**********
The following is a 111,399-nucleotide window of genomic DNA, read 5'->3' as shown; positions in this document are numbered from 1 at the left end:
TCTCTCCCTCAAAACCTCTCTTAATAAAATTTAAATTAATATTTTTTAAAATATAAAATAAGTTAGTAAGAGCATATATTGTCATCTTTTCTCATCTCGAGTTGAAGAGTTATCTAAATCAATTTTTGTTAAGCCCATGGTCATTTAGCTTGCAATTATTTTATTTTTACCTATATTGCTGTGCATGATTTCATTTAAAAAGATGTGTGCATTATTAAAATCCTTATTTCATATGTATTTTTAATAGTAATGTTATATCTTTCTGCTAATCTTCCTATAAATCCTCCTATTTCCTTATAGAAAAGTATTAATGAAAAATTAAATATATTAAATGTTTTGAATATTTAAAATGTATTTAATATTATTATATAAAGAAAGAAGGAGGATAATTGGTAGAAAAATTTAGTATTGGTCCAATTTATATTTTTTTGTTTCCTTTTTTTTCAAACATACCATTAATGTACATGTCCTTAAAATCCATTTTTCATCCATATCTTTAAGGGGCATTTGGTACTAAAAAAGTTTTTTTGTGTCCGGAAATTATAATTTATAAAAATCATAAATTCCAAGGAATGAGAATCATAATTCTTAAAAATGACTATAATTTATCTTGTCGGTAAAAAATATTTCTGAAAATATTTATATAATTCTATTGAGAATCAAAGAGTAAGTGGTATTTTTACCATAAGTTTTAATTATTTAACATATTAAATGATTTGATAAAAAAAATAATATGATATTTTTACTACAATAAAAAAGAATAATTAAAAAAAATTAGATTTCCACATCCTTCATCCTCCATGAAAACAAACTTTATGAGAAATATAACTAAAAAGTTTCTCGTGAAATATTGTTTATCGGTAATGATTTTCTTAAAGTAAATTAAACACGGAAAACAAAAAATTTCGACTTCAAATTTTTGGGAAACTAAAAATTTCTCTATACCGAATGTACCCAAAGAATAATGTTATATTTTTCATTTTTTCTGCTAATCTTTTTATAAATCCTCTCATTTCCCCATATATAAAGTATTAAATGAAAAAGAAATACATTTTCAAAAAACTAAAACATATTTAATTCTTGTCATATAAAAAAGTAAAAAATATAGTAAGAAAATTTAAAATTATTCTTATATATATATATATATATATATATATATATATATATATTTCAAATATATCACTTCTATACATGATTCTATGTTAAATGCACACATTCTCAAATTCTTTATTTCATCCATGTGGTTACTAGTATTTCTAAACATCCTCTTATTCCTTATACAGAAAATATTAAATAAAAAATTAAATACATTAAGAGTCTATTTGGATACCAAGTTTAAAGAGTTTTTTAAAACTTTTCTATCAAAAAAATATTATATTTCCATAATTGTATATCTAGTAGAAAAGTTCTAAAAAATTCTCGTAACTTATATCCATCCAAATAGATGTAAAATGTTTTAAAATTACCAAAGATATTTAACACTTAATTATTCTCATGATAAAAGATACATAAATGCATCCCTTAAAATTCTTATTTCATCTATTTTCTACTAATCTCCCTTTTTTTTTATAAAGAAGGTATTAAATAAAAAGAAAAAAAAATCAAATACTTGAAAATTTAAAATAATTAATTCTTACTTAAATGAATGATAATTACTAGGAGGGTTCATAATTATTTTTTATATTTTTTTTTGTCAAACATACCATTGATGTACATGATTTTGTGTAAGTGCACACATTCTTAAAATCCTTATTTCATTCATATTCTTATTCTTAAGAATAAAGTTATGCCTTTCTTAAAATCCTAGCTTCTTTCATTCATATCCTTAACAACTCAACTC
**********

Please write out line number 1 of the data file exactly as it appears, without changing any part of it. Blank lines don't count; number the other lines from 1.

The following is a 111,399-nucleotide window of genomic DNA, read 5'->3' as shown; positions in this document are numbered from 1 at the left end: